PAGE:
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Book Review: Follow the Dog Home

Follow the Dog Home by Bob, Samantha, and Kevin Walsh, is an epic story that spans 17 dogs, 3 generations, and 70 years. It’s core message, with which I agree, is that dog lovers raise generations of dog lovers.

I’m going to be honest. I could not finish Follow the Dog Home. I gave it several tries over several days, but in my current state of real-world mourning, my heart simply could not take it.

dog blog, champion of my heart, follow the dog home book review

Lilly would NOT stop howling during the photo shoot.

By page 88 the story bridged 6-7 dogs, including those canine friends who were hit by cars, who were poisoned by evil neighbors, and who dug a hole in which to lie down and croak on their own.

I’m sure the book’s narrative arc gets somewhere good in the end, but in my weakened state (with the additional worries about Lilly’s adverse rabies vaccine reaction and the decline of several dog friends from her “generation”), I don’t have the oomph to go along for the ride.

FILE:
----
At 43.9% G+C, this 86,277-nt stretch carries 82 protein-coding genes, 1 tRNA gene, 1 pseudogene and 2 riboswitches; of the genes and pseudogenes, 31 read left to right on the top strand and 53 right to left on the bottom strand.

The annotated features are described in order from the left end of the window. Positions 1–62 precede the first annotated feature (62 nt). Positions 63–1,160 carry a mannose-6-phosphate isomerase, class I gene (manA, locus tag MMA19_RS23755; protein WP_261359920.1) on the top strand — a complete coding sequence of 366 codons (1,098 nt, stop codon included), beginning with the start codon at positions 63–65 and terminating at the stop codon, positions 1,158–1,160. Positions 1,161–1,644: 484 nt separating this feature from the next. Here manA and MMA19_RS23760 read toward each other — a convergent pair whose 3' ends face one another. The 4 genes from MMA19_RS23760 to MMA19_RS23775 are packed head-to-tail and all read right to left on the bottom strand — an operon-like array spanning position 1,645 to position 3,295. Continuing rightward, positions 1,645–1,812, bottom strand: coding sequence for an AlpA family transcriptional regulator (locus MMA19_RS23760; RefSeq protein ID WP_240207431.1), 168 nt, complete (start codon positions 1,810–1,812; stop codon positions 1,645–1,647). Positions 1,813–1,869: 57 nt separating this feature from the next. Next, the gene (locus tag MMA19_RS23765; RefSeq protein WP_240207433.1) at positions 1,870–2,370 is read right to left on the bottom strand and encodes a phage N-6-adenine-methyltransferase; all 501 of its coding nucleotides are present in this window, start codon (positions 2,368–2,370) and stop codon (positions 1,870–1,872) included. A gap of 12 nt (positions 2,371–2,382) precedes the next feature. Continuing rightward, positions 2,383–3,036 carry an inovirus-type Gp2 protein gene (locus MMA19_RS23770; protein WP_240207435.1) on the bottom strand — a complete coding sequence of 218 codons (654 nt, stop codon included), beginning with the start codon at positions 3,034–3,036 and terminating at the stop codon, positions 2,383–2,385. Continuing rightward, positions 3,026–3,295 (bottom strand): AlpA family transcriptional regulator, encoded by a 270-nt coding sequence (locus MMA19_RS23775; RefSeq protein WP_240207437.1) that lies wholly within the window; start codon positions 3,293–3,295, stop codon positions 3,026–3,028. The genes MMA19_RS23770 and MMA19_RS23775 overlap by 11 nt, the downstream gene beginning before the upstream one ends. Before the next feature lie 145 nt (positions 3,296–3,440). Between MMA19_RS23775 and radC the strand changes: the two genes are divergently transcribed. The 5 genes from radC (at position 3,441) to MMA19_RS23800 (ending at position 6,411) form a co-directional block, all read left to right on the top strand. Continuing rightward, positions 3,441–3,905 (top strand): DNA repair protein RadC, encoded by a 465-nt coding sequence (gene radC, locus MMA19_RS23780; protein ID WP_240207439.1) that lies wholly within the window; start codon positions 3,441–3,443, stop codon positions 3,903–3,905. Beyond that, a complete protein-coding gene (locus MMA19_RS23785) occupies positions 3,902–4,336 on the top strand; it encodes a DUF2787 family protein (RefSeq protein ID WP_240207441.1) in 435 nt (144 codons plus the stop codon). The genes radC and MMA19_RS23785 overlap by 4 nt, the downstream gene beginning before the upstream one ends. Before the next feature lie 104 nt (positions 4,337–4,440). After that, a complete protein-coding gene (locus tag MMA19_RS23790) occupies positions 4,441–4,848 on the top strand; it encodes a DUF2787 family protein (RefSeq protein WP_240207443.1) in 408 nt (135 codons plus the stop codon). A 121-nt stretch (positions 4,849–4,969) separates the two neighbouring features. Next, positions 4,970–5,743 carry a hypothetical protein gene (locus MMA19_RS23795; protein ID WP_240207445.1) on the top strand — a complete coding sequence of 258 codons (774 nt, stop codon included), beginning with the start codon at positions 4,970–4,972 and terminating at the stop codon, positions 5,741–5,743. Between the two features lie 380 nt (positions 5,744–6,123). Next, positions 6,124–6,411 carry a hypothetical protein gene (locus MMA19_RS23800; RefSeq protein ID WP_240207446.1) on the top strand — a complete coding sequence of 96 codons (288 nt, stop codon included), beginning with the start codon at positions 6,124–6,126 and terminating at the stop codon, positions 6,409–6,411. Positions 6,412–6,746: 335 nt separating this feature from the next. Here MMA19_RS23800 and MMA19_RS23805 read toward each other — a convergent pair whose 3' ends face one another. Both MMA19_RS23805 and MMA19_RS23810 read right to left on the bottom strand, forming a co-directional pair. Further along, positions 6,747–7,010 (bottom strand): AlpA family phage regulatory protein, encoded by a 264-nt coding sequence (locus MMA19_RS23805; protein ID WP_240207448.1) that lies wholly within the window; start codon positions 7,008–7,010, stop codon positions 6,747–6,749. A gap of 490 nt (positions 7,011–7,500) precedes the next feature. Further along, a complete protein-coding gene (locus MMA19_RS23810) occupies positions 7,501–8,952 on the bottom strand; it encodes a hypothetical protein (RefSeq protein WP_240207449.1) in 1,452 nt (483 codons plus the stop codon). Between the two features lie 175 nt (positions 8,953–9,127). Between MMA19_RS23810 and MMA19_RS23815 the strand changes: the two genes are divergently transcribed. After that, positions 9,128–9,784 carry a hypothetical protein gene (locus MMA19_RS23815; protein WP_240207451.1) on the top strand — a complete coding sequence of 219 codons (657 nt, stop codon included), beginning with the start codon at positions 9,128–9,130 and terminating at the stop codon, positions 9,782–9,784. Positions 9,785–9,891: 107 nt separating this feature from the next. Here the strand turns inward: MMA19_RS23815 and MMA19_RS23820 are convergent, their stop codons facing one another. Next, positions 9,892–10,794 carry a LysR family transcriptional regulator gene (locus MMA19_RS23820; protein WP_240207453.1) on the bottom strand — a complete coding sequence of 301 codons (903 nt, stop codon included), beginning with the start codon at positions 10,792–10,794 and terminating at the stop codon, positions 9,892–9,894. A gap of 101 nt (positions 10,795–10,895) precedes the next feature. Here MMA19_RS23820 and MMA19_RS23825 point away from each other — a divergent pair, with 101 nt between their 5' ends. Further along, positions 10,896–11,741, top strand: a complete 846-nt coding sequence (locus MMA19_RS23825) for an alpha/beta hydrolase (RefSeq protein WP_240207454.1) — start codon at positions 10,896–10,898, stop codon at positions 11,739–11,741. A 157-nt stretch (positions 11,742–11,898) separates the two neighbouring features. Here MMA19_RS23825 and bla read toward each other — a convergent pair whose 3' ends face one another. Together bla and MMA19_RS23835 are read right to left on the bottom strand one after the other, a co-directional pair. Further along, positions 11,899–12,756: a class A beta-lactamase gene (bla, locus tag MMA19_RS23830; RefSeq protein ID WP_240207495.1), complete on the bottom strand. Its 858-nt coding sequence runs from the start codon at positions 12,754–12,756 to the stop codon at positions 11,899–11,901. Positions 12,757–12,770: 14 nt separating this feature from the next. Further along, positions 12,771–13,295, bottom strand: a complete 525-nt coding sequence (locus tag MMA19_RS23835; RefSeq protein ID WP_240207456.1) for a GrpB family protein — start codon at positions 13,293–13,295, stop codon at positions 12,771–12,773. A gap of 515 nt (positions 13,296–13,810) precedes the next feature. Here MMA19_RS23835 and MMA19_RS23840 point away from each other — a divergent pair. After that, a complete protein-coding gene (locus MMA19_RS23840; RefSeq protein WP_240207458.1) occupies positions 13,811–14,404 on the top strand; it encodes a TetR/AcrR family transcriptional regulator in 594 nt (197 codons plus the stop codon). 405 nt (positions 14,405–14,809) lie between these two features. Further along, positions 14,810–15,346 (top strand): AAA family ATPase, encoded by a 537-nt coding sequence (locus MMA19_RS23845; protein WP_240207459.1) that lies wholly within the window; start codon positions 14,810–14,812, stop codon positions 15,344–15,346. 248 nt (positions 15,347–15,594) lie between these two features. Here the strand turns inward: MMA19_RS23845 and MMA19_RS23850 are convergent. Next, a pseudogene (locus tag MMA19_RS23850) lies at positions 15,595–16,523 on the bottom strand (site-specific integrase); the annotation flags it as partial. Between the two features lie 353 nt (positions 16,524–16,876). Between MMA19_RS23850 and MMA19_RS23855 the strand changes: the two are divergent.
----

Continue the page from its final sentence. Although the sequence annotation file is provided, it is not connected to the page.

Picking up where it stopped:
As a fan of high-style, high-concept narrative, I also found the writing too “straight.” Major, major events sometimes get dispatched in a single, short paragraph.

Many of these vignettes, I believe, could have been whole chapters of their own.

Still, you have to give the Walsh family credit for covering so much ground — 7 decades from many perspectives — in just 307 pages. And, some of the authors’ conversations and debates over the details of stories and even word choices (to use “poop” or not to use “poop” … that is the question) are both darling and funny.

So, Follow the Dog Home is perfect if you:

  • Want a fast, easy read
  • Seek lessons in raising dog-loving families